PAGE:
Were you a late bloomer?
I'm sure you never thought about how the age you were when you got your first period affects how long you'll live, but according to a new study, it totally does.
Based on research by the University of California, San Diego, women who got their first visit from Aunt Flo later on were more likely to live longer. So that's great news for all you late bloomers out there.
Researchers analyzed data from 16,000 post-menopausal women collected by the Women's Health Initiative and found it's not just the age you get your first period that matters. When you start going through menopause is also an indicator of both overall health and longevity.
The research showed that starting menstruation at the age of 12 was the best indicator of a longer life. Same goes for hitting menopause after age 50. It also turns out that, over the years, women are generally starting their periods later on, meaning longevity is looking good for ladies across the board.
Another interesting finding was that women who got their periods later were also less likely to get diabetes or develop a smoking habit. In terms of other health issues tied to the timing of periods, Aladdin Shadyab, one of the lead authors of the study, also said,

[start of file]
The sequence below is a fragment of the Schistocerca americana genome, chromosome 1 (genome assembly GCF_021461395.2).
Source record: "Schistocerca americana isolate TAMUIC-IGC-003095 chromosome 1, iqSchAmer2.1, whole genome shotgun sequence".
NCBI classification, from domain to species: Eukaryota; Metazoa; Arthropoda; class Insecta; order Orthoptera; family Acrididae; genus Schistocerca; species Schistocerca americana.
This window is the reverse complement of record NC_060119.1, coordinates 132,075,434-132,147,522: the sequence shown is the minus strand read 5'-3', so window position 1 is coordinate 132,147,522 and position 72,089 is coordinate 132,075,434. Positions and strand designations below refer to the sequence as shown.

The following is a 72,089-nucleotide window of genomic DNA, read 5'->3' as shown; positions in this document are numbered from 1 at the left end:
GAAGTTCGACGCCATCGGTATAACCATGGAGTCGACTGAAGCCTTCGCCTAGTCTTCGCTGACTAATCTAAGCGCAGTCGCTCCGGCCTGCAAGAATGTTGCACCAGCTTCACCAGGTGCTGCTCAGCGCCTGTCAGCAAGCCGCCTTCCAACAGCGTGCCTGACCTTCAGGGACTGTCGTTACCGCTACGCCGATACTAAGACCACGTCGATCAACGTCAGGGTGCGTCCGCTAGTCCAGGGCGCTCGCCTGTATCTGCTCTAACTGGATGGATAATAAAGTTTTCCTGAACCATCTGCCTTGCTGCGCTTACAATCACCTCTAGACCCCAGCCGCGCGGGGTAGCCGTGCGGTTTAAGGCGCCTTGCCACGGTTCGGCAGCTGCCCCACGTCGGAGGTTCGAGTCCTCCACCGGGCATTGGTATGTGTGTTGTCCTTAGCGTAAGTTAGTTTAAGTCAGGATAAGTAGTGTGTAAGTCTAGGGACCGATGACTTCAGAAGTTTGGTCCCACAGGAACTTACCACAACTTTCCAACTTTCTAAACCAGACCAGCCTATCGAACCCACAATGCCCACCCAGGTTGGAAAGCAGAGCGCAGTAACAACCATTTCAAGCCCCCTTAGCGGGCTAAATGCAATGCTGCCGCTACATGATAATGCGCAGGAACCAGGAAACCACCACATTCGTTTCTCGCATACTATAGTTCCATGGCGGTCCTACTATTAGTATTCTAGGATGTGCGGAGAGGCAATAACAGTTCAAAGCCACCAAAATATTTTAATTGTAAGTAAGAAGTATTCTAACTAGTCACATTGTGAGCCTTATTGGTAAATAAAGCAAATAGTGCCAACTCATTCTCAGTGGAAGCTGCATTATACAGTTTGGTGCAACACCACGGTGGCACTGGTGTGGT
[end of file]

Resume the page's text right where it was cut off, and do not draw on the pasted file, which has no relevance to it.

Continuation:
Our team found that women who started menstruation at a later age were less likely to have certain health issues, like coronary heart disease, and those who experienced menopause later in life were more likely to be in excellent health overall, which may be a possible explanation for our findings.
So, if you were a late bloomer and you remember feeling anxious about when your first period would decide to make its debut, it was actually a good thing that it showed up late.